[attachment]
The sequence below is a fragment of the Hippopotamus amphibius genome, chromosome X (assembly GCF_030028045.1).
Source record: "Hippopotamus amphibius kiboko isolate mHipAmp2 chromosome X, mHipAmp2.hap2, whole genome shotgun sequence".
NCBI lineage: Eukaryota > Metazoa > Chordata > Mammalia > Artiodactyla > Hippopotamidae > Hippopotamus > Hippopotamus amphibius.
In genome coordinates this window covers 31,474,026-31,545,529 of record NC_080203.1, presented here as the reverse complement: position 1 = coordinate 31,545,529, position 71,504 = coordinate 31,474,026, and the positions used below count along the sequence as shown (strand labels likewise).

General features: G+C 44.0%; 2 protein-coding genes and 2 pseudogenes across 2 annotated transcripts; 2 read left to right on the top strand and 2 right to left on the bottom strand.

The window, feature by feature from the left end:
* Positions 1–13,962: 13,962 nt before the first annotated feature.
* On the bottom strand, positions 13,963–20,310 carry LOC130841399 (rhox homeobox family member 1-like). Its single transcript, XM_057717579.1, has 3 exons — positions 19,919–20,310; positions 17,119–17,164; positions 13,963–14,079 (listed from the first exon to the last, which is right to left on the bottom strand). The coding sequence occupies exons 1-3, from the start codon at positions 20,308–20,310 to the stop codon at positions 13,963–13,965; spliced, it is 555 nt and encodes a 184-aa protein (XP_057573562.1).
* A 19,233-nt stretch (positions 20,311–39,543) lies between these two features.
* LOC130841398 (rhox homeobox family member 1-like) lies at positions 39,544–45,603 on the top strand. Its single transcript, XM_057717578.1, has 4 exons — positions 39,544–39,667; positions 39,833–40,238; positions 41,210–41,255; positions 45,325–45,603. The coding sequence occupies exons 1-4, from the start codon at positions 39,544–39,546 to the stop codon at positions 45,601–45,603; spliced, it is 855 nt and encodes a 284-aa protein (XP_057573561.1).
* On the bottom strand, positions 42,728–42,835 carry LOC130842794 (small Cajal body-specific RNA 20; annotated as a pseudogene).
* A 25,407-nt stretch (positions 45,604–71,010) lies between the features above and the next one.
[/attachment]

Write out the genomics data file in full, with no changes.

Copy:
The sequence below is a fragment of the Hippopotamus amphibius genome, chromosome X (assembly GCF_030028045.1).
Source record: "Hippopotamus amphibius kiboko isolate mHipAmp2 chromosome X, mHipAmp2.hap2, whole genome shotgun sequence".
NCBI lineage: Eukaryota > Metazoa > Chordata > Mammalia > Artiodactyla > Hippopotamidae > Hippopotamus > Hippopotamus amphibius.
In genome coordinates this window covers 31,474,026-31,545,529 of record NC_080203.1, presented here as the reverse complement: position 1 = coordinate 31,545,529, position 71,504 = coordinate 31,474,026, and the positions used below count along the sequence as shown (strand labels likewise).

General features: G+C 44.0%; 2 protein-coding genes and 2 pseudogenes across 2 annotated transcripts; 2 read left to right on the top strand and 2 right to left on the bottom strand.

The window, feature by feature from the left end:
* Positions 1–13,962: 13,962 nt before the first annotated feature.
* On the bottom strand, positions 13,963–20,310 carry LOC130841399 (rhox homeobox family member 1-like). Its single transcript, XM_057717579.1, has 3 exons — positions 19,919–20,310; positions 17,119–17,164; positions 13,963–14,079 (listed from the first exon to the last, which is right to left on the bottom strand). The coding sequence occupies exons 1-3, from the start codon at positions 20,308–20,310 to the stop codon at positions 13,963–13,965; spliced, it is 555 nt and encodes a 184-aa protein (XP_057573562.1).
* A 19,233-nt stretch (positions 20,311–39,543) lies between these two features.
* LOC130841398 (rhox homeobox family member 1-like) lies at positions 39,544–45,603 on the top strand. Its single transcript, XM_057717578.1, has 4 exons — positions 39,544–39,667; positions 39,833–40,238; positions 41,210–41,255; positions 45,325–45,603. The coding sequence occupies exons 1-4, from the start codon at positions 39,544–39,546 to the stop codon at positions 45,601–45,603; spliced, it is 855 nt and encodes a 284-aa protein (XP_057573561.1).
* On the bottom strand, positions 42,728–42,835 carry LOC130842794 (small Cajal body-specific RNA 20; annotated as a pseudogene).
* A 25,407-nt stretch (positions 45,604–71,010) lies between the features above and the next one.